Angina pectoris is the name given to episodes of chest pain caused by myocar- dial ischemia secondary to CAD. Angina affects around 1% of the adult population and its prevalence rises with increasing age. The severity and prog- noses of angina depends upon the degree of coronary artery narrowing and has a varied clinical presentation. The average annual mortality rate in the UK is about 4% per year.
Angina is often unmistakable because the pain is precipitated by physical
exertion, particularly in cold weather, and is relieved by rest. Affected individuals
may describe a sense of tightness, heaviness, compression or constriction of the chest, sometimes radiating to the left arm or jaw. Emotion (anger or anxiety) and stress (fear or pain) can induce angina by leading to the release of
catecholamines (epinephrine [adrenaline] and norepinephrine [noradrenaline]) from the adrenal cortex. These hormones result in an increased heart rate (tachycardia), a raised blood pressure (reactive hypertension), and vasoconstriction of the coronary circulation. Consequently an increased cardiac workload is accom- panied by a paradoxical drop in blood flow and myocardial ischemia occurs – resulting in angina.
Variants of angina include:
- Stable angina: pain only on exertion and relieved in a few minutes by rest and sublingual glyceryl trinitrate (GTN)
- Decubitus angina: pain on lying down
- Vasospastic (variant or Prinzmetal) angina: caused by coronary artery spasm
- Acute coronary syndrome (unstable angina): angina at rest or of sudden onset with a rapid increase in severity. This is due to a transient subtotal
obstruction of a coronary vessel and is a medical emergency
- Cardiac syndrome X: clinical features of angina but normal coronary arter- ies on angiogram. It is thought to be due to a functional abnormality of the coronary microcirculation.
Some drugs such as nicorandil used in the management of unstable angina, can produce severe oral ulceration (Figure 1.5).
The diagnosis of angina is primarily a clinical one. Physical examination and investigations may be normal. The individual’s risk factors for CAD should be carefully assessed.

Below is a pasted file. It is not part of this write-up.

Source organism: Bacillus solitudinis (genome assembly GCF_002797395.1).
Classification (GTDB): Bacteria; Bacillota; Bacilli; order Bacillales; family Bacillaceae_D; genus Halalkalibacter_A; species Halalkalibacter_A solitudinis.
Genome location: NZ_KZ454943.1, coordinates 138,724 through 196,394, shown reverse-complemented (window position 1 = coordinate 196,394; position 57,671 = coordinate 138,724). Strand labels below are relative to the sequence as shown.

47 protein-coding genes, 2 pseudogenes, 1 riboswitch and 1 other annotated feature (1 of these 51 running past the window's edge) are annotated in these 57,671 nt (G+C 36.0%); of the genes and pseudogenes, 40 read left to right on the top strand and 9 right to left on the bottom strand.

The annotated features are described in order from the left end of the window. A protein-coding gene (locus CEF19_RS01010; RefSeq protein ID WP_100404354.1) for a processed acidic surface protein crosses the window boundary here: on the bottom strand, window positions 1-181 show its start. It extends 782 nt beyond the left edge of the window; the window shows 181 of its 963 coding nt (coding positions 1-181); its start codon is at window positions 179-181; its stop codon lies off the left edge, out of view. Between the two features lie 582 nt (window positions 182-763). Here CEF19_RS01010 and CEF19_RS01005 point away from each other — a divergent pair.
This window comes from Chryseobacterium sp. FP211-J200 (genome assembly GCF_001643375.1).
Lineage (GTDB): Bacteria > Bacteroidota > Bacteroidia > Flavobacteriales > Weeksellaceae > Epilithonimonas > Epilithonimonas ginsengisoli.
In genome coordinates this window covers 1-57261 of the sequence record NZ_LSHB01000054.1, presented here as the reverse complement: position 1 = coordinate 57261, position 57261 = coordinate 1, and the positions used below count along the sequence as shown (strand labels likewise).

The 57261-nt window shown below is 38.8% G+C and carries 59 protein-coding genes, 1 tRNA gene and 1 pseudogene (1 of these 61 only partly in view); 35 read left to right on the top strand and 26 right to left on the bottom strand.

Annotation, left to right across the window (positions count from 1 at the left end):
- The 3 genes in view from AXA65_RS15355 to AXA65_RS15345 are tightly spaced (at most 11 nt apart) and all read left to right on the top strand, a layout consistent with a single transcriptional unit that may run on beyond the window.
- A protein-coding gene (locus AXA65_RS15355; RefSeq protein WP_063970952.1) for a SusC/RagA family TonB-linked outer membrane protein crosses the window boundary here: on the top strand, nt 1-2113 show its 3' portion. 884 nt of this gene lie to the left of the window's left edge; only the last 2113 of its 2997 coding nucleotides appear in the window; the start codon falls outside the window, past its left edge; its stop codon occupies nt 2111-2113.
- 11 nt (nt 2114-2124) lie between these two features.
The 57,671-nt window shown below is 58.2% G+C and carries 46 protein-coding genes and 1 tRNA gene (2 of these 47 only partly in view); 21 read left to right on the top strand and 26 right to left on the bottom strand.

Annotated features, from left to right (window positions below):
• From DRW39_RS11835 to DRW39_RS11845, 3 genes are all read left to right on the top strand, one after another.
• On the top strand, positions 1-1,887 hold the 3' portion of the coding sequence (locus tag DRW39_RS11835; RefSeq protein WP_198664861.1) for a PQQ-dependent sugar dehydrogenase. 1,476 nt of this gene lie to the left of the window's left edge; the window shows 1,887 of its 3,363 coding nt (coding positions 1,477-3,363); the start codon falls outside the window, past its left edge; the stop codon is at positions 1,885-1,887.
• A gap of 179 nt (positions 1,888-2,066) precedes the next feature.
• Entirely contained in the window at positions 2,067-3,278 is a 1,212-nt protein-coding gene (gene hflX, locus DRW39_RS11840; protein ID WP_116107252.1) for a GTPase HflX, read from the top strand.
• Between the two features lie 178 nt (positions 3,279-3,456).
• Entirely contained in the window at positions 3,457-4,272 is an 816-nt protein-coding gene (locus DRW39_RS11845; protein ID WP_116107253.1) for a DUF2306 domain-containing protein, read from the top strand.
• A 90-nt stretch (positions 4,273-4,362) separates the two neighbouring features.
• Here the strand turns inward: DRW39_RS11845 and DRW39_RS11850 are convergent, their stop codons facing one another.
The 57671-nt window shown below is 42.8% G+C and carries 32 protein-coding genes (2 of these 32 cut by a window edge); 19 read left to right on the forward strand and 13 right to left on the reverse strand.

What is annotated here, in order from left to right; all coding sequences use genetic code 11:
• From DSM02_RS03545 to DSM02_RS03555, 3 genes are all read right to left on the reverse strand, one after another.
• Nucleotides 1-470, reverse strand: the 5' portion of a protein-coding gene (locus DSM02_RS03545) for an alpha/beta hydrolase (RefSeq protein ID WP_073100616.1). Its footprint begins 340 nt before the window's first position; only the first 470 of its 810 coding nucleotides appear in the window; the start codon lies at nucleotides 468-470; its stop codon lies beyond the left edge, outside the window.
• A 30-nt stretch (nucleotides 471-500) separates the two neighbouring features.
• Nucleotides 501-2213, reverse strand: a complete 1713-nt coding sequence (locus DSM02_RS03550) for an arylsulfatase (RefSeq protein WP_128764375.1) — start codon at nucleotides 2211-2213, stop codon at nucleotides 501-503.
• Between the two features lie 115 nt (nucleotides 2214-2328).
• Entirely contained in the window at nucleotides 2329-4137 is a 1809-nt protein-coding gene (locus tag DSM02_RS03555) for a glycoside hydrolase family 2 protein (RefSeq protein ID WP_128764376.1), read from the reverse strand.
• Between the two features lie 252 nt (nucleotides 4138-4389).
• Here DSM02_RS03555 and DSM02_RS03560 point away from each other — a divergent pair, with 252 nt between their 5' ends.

Investigations may include:
- Resting electrocardiogram (ECG): during pain there may be ST segment depression with a flat or inverted T-wave. The ECG is usually normal
between episodes of angina
- Exercise ECG testing: positive in approximately 75% of people with severe CAD
- Myocardial perfusion scans (thallium-201): to highlight ischemic myocardium
- Coronary angiography: to assess coronary blood flow in diagnostically challenging cases. Occasionally gastro-esophageal reflux disease (GORD) and chest wall disease may mimic angina.
Risk factors for CAD (cigarette smoking, physical inactivity, obesity,
hypertension, diabetes mellitus, hypercholesterolemia) should be identified and cor- rected. Prognostic therapies for angina include:
- Aspirin: inhibits platelet aggregation by preventing the synthesis of throm- boxane A2
- Glycoprotein IIb/IIIa receptor inhibitors: prevent adherence of fibrinogen to platelets and reduce thrombus formation, and are used in ‘high-risk’
individuals and patients with acute coronary syndrome
- Lipid-lowering drugs (e.g. statins): have been shown to lower mortality rates in patients with CAD.
During acute episodes of angina, pain is relieved by administering oxygen, sublingual GTN and reducing anxiety. When angina occurs more frequently long-acting nitrates (isosorbide mononitrate), b-adrenergic blocking drugs (atenolol), and calcium antagonists (amlodipine) are used to reduce cardiac oxygen demands. For angina that fails to respond to medical measures, cardiac revascularization techniques should be considered:
- Percutaneous transluminal coronary angioplasty (PTCA): stents (miniature wire coils) may be inserted into the coronary arteries to re-establish blood flow
- Coronary artery bypass grafts: to bridge severe obstructions in patients with extensive CAD.